Some scientists find inspiration in the lab. Others trek into the field. Laurie Santos likes the local coffee house.The 36-year-old runs Yale University’s Comparative Cognition Laboratory, which examines the origins of the human mind by studying primate cognition. Many of her experiments try to determine the roots of human economic behavior.
The primate lab is home to 10 “shockingly smart” brown Capuchin monkeys trained to trade tokens for food. It was a short leap for Dr. Santos and her team to decide to study how monkeys make decisions about money. In setting up a monkey market economy, they knew they had to gather the kind of data that would “convince an economist,'” said Dr. Santos, so she enlisted the help of Keith Chen, an associate professor of economics at Yale School of Management. They usually met at the coffee shop to swap ideas. Once the effort got under way, students in the lab started dropping in, too. They all liked the central location, informal setting and “having an excuse to get coffee,” she said. In deference to her students’ late-night habits, most meetings were held in the afternoon.
Superb. From the website of Comparative Cognition Laboratory:
The Comparative Cognition Laboratory explores the evolutionary origins of the human mind by comparing the cognitive abilities of human and non-human primates. Our experiments focus on a number of different primate species (in the field and in captivity) and incorporate methodologies from cognitive development and cognitive neuroscience.
Our research examines the following broad questions: what domains of knowledge are unique to the human mind? Given that human infants and non-human primates both lack language, what similarities and differences do we see in the expression of non-linguistic domains of knowledge?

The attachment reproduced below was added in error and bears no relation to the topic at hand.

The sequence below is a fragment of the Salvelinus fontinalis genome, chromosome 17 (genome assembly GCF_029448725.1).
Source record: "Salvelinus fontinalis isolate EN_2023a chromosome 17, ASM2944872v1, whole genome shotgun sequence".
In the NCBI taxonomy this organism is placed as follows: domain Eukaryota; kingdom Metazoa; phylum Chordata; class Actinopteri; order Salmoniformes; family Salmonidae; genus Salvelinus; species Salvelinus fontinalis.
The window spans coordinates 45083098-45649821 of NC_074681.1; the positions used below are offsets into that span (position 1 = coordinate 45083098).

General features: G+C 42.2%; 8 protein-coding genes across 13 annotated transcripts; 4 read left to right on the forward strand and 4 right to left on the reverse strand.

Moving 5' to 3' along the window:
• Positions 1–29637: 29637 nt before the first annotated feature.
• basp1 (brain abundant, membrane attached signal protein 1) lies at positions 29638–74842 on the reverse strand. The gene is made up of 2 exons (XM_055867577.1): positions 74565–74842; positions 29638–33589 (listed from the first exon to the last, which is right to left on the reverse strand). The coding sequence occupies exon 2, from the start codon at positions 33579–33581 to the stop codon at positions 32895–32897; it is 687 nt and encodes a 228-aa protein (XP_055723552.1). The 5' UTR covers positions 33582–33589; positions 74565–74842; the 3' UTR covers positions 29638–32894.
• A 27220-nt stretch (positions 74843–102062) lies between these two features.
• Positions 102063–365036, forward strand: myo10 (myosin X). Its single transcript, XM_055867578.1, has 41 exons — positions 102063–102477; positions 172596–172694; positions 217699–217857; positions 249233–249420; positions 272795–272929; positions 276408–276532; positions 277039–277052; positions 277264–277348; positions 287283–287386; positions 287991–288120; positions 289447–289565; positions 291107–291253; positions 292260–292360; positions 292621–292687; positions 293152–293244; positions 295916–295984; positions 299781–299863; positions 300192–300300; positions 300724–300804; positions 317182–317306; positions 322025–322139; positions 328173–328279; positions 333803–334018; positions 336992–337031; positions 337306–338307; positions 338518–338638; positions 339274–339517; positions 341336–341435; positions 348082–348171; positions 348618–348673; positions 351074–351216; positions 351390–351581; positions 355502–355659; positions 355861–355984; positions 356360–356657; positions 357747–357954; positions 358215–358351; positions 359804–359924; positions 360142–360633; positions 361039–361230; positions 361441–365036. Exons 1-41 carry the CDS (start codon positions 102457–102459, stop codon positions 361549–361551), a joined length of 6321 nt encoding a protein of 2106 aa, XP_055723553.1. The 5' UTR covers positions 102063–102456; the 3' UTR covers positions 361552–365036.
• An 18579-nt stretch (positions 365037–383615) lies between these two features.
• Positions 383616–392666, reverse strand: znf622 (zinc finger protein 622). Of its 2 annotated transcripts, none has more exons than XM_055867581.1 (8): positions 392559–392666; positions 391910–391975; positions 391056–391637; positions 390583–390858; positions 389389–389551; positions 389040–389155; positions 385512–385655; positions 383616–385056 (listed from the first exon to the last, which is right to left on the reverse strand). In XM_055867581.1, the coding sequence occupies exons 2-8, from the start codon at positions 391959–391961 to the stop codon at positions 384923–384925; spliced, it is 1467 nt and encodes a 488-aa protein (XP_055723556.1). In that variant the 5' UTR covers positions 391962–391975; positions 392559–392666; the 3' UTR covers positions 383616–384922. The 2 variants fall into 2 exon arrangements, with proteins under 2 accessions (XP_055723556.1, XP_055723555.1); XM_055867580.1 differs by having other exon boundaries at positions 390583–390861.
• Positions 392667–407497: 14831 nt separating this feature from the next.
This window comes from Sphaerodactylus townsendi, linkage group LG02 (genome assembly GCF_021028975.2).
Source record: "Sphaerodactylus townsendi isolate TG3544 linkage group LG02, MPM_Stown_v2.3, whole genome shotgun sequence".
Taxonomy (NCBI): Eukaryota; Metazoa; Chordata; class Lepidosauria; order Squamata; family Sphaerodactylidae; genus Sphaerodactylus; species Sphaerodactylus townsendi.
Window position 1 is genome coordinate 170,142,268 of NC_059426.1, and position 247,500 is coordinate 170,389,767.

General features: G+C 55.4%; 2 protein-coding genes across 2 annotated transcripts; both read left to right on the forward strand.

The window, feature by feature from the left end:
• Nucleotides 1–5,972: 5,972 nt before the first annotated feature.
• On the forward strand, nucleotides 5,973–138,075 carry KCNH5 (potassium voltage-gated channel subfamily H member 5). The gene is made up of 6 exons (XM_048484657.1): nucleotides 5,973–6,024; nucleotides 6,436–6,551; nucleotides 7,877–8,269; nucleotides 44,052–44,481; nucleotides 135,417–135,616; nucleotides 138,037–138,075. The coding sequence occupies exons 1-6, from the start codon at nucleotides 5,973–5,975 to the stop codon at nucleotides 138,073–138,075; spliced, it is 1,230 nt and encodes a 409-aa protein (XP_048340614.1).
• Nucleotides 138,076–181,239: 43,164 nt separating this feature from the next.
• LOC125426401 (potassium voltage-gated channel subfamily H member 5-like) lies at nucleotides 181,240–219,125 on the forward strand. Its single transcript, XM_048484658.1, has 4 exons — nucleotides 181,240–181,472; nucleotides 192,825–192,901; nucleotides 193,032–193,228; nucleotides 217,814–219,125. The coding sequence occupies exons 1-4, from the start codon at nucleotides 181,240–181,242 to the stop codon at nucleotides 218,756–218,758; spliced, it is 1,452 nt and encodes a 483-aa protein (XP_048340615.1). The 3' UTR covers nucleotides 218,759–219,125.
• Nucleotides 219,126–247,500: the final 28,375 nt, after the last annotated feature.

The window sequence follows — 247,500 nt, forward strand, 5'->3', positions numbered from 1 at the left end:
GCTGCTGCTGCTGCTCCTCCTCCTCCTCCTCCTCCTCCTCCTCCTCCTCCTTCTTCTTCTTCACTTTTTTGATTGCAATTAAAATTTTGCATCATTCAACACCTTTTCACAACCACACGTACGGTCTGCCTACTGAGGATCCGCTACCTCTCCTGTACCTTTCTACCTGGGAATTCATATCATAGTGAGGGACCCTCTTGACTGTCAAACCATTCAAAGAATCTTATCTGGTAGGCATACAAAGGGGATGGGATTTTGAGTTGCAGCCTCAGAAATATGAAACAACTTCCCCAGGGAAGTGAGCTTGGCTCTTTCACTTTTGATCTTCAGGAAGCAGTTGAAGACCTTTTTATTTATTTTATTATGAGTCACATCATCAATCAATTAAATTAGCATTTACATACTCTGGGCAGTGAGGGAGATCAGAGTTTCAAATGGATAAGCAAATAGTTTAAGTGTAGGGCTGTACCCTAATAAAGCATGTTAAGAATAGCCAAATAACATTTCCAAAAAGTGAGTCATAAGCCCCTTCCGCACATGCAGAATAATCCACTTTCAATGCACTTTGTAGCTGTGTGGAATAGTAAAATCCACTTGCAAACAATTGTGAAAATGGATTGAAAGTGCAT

Our current work explores what primates understand about physical objects and their motions, how primates spontaneously reason about different kinds of things (foods, artifacts, and animals), and whether or not non-human primates possess precursors to a theory of mind.
Some intriguing papers from the lab here
The article further talks about how humans are similar from monkeys:
Once the researchers have an idea for a study, they usually sketch out the details of how it would work in a long brainstorming session. In one experiment, they gave each monkey a wallet filled with 12 flat aluminum tokens, monkey money that the animals could trade for food. Right away, the scientists saw the similarities to human behavior. When researchers slashed the price on certain foods, the monkeys sought out the best deal. They also typically spent all their cash at once and didn’t bother to save.
In one experiment, a researcher showed a monkey two pieces of apple but handed over one in exchange for a token. A second researcher showed one piece of apple and gave the slice to the monkey for the token. The monkeys strongly preferred to trade with the second researcher. They did not like being offered two apple pieces and then only getting one.
Though, monkeys are not as expensive savvy:
The experiments that have been done so far show that many of our economic behaviors are deeply rooted. Still, there appears to be a place where the two species part ways.
Researchers wondered whether monkeys, like humans, desire an expensive item more. For the same number of tokens, the monkeys could choose whether they got a tiny square of blue Jell-O or a big chunk of red Jell-O. Later, the monkeys were allowed to choose which kind they wanted. If the monkeys were like humans, they would have gone for the blue Jell-O, the more “expensive” choice. But the monkeys gorged happily on both.
Finally, may be monkeys are more rational:
The researchers are still gathering and analyzing the data. One possibility: Human taste preferences are based on many factors, whereas the monkeys’ are not. Some might argue that human economic behavior is more advanced since it includes “culture and meta-awareness” in decision-making, said Dr. Santos. There’s another, less flattering possibility too. “The monkeys,” she said, “are more rational.”
Amazing to note of such kind of research